In the debate Adrian emphasis the importance of evidence. He says he is open to be lead where the evidence leads. If the bones of Jesus were discovered in Jerusalem he would ditch Christianity. If that sounds dodgy he points out that the Apostle Paul felt like that too. If Jesus was not raised from the dead, says Paul, our faith is useless.

Adrian Holloway
Like Michael, Adrian too had a conversion but it was the other way round for him. He became a Christian because of a culmination of several different lines of argument that pointed towards the existence of God. He admits that our religious beliefs could be an aspect of our cultural context, but  that is no reason to throw them all out. It just means we need to think very carefully about what we believe. That is probably a better way of putting it than my ramblings above. Of course these things have an effect but we are not trapped by them. In fact the lives of both Michael and Adrian show you can change your mind by looking at the “evidence”. Adrian suggests that “instead of throwing up our hands and saying “everyone believes different things it’s hopeless I’ll never find the truth” it would be sensible to look into things a bit. Why not, he says, read the Koran, the God Delusion, Mere Christianity by C S Lewis, etc or even pray “if you are there help me find the truth” and make an informed decision.

He goes on, there are no guarantees in life. Is your marriage going to work, will the plane you step onto crash? It’s the same with the Christian faith. Adrian doesn’t have infallible proof but there is enough evidence for him to make a decision, like a juror, beyond reasonable doubt.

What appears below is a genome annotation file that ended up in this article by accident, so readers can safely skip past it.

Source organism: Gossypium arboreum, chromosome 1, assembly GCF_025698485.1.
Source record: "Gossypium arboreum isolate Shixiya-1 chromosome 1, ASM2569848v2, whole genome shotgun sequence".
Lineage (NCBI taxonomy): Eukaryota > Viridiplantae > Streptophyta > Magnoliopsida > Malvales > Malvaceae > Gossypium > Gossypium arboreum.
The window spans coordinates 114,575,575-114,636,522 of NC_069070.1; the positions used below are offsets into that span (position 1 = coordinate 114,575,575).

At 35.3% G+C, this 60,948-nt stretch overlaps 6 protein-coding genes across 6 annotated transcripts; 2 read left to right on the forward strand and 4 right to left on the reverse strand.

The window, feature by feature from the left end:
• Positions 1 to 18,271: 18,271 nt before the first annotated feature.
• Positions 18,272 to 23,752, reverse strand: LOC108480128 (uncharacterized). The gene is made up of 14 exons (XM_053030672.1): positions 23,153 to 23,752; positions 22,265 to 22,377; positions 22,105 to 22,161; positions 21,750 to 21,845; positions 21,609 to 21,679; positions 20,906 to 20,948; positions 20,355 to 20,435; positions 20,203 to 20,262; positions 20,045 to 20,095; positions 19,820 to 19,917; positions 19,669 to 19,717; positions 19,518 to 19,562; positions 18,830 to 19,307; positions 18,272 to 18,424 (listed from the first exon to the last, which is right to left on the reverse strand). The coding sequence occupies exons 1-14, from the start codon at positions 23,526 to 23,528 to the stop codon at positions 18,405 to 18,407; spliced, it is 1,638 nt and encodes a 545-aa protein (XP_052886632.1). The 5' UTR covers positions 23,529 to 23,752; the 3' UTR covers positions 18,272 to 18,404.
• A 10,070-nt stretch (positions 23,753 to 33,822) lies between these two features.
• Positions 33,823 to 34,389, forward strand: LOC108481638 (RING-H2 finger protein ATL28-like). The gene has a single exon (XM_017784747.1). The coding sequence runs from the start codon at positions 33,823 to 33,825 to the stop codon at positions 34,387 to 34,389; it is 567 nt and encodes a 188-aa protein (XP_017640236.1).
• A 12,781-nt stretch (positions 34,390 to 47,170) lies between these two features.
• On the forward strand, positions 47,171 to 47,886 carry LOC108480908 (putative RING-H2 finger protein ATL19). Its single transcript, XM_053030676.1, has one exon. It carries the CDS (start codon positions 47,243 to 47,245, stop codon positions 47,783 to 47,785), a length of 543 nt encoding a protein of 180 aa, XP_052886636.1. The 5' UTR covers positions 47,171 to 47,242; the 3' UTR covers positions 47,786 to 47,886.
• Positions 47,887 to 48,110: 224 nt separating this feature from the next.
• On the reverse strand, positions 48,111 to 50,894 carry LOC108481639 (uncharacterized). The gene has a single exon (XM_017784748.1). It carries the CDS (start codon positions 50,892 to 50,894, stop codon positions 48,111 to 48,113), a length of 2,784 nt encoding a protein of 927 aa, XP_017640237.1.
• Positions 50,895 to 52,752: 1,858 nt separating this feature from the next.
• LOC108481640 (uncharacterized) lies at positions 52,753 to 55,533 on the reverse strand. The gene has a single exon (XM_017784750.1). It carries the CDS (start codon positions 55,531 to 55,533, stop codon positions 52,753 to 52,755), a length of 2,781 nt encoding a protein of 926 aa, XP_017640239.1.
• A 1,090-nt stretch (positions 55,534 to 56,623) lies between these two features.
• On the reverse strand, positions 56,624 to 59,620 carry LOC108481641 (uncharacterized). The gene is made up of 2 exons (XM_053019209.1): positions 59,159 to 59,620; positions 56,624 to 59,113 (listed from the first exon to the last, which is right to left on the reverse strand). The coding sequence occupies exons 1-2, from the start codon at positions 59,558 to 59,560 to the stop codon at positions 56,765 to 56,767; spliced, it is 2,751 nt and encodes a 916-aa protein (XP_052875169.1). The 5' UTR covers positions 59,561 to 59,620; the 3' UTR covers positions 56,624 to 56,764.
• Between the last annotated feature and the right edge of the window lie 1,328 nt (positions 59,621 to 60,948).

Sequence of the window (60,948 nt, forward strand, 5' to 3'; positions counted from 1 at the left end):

I think that’s true, although there is another aspect to faith that transcends evidence. As you meet and get to know Jesus (often through various lines of evidence) you find your foot on something even more secure than the scientific method. The eye of faith can see things invisible to the natural mind with more certainty than we know the earth goes round the sun. It’s the same with the bible, once evidence has lead you to the reasonable conclusion that it is the word of God, it can be a firmer place to stand.

Actually evidence and faith are probably a bit more inter-woven than that last paragraph suggests. What would I do if anthropologists discovered what they claimed to be the bones of Jesus? Would any amount of evidence change my mind that Jesus rose bodily from the dead? I certainly wouldn’t close my ears to the claims and would want to investigate them. Maybe there would come a point at which I would be swayed but it would have to be pretty convincing evidence. It would be like persuading me that the person I have been married to and loved for 20 years is a spy using me for cover. Especially if my spouse protested their innocence and pointed to the evidence over the last 20 years that they have loved me faithfully. Love can be blind but it can also trust against all the odds. Christianity is a relationship with a person not a set of abstract beliefs about the world. Discrediting it to a Christian who has a living relationship with the Lord Jesus is a bit more involved than just producing some bones.